1. I would have to argue that an Ipad as a mobile platform is not cheap. Also electronic music has been in commercials for a really long time(mitsubishi commercials). I don’t think dubstep single-handedly has brought synths to the youth either. Well maybe software synthesizers like massive. I’ve seen deadmau5 use a prophet which is pretty sweet but I don’t think these kids who are going to clubs are going to spend the money on a prophet any time soon. And Android’s can’t handle music programs that easy either even though Android devices are a little cheaper. Aside from that I really do enjoy it when Daft Punk and Trent Reznor do movie soundtracks. That’s always a plus.

      1. I think that after the initial investment of getting the ipad, it/ is/ cheap to get all these great apps (i should know, i have them all). If you are smart, you can get a lot of great apps for free or on sale. For example, Animoog (a$30 app) was only $1 for the first month. Korg’s great apps are often on sale for half price… Its great to have a electribe for about $15 instead of like 500 for the hardware. The same principle applies to apps like the Tenori- on which would cost you at least around 700 for the hardware.

        Also, a lot of apps get upgraded often with new and better features, for free! You cant say that wbout a lot of hardware…

        So once you have your ipad (i used my tax return),,, you can load it up with hundreds of instruments/apps and the ability to have access to anyone of them at any time is an incredible feeling. Very convenient, to say the least.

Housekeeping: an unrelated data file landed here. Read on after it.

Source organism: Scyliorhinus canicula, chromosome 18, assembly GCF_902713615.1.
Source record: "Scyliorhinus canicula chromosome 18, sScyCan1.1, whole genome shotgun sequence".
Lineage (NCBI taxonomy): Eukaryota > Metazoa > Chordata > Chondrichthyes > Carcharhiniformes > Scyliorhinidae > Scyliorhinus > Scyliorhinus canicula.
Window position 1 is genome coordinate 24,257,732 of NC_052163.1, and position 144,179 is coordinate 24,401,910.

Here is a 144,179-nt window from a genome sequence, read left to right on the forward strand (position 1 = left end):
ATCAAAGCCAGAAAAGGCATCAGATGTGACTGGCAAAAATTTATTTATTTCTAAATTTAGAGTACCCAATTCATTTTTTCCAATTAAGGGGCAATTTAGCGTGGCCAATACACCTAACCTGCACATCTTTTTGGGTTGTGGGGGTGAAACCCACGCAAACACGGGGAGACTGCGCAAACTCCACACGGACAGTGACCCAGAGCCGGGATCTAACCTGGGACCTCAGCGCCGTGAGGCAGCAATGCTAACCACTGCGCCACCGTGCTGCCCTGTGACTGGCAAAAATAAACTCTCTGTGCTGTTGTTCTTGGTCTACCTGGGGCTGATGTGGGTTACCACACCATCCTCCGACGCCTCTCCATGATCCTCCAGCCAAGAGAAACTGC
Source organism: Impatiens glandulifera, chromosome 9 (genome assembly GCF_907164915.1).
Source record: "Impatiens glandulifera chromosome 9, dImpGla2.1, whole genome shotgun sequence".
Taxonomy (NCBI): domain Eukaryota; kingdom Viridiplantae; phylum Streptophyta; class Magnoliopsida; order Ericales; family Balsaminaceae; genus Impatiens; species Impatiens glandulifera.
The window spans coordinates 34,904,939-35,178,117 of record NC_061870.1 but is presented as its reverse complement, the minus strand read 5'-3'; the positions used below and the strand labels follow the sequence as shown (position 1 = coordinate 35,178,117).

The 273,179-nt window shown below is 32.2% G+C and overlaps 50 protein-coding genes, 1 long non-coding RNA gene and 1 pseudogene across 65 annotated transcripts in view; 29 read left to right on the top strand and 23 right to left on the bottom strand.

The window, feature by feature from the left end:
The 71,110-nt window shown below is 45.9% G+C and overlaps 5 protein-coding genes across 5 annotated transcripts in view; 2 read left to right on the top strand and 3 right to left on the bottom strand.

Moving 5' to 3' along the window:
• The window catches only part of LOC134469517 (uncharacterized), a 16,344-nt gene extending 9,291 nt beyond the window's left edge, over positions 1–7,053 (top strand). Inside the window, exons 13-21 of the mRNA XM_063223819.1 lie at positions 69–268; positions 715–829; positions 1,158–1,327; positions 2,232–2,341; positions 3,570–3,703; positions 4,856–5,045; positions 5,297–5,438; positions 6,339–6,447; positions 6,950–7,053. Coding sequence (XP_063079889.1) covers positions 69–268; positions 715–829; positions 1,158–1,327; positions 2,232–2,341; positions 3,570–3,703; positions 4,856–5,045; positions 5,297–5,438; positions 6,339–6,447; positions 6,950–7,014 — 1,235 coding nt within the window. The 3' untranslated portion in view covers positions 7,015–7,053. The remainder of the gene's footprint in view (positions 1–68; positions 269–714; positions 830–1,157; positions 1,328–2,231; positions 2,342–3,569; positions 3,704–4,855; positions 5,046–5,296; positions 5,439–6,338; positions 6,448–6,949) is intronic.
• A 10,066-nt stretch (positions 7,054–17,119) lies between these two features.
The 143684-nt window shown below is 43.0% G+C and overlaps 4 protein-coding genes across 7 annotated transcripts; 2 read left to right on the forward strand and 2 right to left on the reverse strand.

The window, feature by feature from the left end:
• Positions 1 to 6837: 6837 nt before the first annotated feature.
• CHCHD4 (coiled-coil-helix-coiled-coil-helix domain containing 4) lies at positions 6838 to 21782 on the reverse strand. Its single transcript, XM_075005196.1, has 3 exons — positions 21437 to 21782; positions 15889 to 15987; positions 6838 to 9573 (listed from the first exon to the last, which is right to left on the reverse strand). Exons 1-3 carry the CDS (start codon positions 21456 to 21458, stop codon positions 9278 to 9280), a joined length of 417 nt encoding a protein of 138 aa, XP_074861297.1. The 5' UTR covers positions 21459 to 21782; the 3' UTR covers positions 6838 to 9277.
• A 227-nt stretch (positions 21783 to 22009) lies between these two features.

2. i like the fact that a lot of artists are now turning to synthesizers in their tunes! i’ve never been a rihanna fan, but hearing “we found love” and “only girl in the world” just make me wanna get up and dance! same goes for nicki minaj and “super bass”. then we have newer artists like david guetta and martin solveig just tearing up the electro scene! lady gaga of course has some incredible stuff, too. i have always loved robyn since she first entered the biz in the 90’s and is making a fierce comeback now! selena gomez is also great! dubstep has some really interesting elements to it, although i’m not so fond of the screaming bass guitar riffs skrillex uses heavily. i am an upbeat poppy synth kind of guy! owl city by far has to be my utmost favorite artist right now! he REALLY took electronica to a new height in what i call the “dreamland” in my mind! he has spawned my own creativity as well as fellow artists summertime’s end and love is electric. the one act that i have faithfully stood by for the last 25 years, though, has to be erasure! vince clarke is the “godfather” of electro music in my book! that’s my 2 cents, thanks for letting me share it!

  3. As far as gear goes, it seems like there were quite a few powerhouse kinds of instruments released this year both in hardware and in software. And lots of things happening in the wireless MIDI world, Touch-screen interfaces, iOS synths, etc.

    As far as new innovations go, it seems like the ability to generate composed music has temporarily taken a back seat to loops, granular work, sounds themselves, and automatia.

    The tools are there for really interesting new work. It hasn’t made it’s way to my ears, anyway.

      1. Hahaha, what a difference an article makes!